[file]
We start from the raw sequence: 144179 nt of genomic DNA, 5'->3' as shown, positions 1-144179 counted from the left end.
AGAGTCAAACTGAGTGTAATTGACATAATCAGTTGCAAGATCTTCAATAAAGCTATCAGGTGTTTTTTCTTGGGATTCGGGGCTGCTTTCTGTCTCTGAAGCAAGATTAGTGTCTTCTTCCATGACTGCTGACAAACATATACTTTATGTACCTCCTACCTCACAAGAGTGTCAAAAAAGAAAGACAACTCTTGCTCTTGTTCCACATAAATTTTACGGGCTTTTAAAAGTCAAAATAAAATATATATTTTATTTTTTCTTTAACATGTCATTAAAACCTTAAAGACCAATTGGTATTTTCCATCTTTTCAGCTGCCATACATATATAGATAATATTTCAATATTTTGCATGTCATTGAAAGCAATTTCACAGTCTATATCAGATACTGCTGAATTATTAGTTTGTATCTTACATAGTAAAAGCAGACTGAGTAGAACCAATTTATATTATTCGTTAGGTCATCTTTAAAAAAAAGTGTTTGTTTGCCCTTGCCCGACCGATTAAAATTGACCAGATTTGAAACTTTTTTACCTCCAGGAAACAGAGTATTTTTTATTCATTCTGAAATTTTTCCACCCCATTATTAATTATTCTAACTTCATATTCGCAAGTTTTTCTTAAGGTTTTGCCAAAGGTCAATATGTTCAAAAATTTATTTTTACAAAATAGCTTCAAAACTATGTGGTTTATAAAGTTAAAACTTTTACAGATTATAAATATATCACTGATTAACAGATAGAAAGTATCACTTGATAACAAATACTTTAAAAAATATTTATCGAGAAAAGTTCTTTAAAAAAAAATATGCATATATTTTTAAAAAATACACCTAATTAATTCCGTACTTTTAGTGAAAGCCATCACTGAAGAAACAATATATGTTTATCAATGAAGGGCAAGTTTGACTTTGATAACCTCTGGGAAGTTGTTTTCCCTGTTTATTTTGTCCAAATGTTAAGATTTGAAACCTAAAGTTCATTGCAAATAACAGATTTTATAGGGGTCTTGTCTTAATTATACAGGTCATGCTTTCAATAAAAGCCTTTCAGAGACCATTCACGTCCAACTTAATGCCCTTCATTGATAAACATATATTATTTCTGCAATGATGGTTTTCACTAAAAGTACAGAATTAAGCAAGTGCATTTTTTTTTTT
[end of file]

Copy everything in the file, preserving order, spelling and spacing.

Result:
We start from the raw sequence: 144179 nt of genomic DNA, 5'->3' as shown, positions 1-144179 counted from the left end.
AGAGTCAAACTGAGTGTAATTGACATAATCAGTTGCAAGATCTTCAATAAAGCTATCAGGTGTTTTTTCTTGGGATTCGGGGCTGCTTTCTGTCTCTGAAGCAAGATTAGTGTCTTCTTCCATGACTGCTGACAAACATATACTTTATGTACCTCCTACCTCACAAGAGTGTCAAAAAAGAAAGACAACTCTTGCTCTTGTTCCACATAAATTTTACGGGCTTTTAAAAGTCAAAATAAAATATATATTTTATTTTTTCTTTAACATGTCATTAAAACCTTAAAGACCAATTGGTATTTTCCATCTTTTCAGCTGCCATACATATATAGATAATATTTCAATATTTTGCATGTCATTGAAAGCAATTTCACAGTCTATATCAGATACTGCTGAATTATTAGTTTGTATCTTACATAGTAAAAGCAGACTGAGTAGAACCAATTTATATTATTCGTTAGGTCATCTTTAAAAAAAAGTGTTTGTTTGCCCTTGCCCGACCGATTAAAATTGACCAGATTTGAAACTTTTTTACCTCCAGGAAACAGAGTATTTTTTATTCATTCTGAAATTTTTCCACCCCATTATTAATTATTCTAACTTCATATTCGCAAGTTTTTCTTAAGGTTTTGCCAAAGGTCAATATGTTCAAAAATTTATTTTTACAAAATAGCTTCAAAACTATGTGGTTTATAAAGTTAAAACTTTTACAGATTATAAATATATCACTGATTAACAGATAGAAAGTATCACTTGATAACAAATACTTTAAAAAATATTTATCGAGAAAAGTTCTTTAAAAAAAAATATGCATATATTTTTAAAAAATACACCTAATTAATTCCGTACTTTTAGTGAAAGCCATCACTGAAGAAACAATATATGTTTATCAATGAAGGGCAAGTTTGACTTTGATAACCTCTGGGAAGTTGTTTTCCCTGTTTATTTTGTCCAAATGTTAAGATTTGAAACCTAAAGTTCATTGCAAATAACAGATTTTATAGGGGTCTTGTCTTAATTATACAGGTCATGCTTTCAATAAAAGCCTTTCAGAGACCATTCACGTCCAACTTAATGCCCTTCATTGATAAACATATATTATTTCTGCAATGATGGTTTTCACTAAAAGTACAGAATTAAGCAAGTGCATTTTTTTTTTT